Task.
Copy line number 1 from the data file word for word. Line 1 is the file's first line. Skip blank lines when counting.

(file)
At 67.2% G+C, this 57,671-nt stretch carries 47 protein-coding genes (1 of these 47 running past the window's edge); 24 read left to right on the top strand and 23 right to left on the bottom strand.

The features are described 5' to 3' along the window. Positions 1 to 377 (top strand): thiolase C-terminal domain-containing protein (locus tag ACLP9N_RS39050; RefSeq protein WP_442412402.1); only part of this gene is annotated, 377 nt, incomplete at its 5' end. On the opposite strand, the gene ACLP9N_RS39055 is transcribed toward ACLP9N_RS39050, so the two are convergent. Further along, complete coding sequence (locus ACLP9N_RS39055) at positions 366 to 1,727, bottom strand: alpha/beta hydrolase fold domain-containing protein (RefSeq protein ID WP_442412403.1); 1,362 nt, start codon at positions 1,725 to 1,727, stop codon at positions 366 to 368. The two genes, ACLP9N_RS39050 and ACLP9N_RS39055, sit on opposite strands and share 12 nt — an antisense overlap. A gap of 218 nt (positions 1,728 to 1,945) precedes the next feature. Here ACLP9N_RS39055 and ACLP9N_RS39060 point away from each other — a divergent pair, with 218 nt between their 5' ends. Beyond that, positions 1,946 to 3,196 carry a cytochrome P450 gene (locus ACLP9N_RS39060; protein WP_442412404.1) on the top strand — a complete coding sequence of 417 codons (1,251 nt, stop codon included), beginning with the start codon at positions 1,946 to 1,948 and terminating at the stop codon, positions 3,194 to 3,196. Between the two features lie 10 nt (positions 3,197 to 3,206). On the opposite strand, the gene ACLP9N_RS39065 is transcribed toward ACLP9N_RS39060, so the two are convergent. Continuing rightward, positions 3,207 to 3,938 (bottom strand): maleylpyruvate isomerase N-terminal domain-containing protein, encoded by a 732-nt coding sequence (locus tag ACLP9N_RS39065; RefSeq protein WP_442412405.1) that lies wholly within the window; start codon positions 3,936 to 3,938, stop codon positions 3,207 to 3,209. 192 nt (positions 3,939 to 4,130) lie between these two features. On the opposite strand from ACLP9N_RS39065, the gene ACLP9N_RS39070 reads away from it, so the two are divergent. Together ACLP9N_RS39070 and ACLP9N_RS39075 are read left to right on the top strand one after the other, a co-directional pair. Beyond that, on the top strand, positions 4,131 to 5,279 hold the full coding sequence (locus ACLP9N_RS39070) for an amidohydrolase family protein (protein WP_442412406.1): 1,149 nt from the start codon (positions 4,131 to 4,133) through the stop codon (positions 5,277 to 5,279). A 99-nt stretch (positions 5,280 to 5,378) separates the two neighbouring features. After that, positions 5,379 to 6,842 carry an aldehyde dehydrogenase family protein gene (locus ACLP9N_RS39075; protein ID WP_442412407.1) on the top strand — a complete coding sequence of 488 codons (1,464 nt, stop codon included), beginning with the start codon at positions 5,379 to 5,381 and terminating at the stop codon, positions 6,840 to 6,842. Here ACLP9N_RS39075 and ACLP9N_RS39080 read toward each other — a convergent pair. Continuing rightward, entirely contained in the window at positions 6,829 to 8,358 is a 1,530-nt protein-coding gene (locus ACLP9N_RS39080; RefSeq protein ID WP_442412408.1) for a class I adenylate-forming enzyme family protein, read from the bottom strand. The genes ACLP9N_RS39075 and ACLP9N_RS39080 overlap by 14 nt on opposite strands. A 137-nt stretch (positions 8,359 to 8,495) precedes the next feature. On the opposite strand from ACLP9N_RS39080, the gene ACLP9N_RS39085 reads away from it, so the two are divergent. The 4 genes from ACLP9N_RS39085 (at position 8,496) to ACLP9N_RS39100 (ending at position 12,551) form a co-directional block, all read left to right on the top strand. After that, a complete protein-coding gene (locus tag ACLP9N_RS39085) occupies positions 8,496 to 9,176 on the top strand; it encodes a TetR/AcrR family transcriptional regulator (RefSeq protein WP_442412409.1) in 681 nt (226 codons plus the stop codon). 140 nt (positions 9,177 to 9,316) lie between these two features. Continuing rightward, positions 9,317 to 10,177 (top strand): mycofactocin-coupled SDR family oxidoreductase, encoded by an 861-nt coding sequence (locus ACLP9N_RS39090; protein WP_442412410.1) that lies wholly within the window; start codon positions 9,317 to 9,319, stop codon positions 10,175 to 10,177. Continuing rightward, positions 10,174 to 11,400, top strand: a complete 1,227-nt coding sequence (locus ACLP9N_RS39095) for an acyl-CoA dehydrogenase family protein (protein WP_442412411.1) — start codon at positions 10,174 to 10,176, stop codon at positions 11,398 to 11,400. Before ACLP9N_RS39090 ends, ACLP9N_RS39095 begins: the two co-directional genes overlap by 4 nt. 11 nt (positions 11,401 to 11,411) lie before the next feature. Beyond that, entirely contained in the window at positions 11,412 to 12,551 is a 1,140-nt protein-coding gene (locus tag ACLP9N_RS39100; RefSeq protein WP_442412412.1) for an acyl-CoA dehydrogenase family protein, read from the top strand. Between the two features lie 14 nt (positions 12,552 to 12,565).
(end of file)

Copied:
At 67.2% G+C, this 57,671-nt stretch carries 47 protein-coding genes (1 of these 47 running past the window's edge); 24 read left to right on the top strand and 23 right to left on the bottom strand.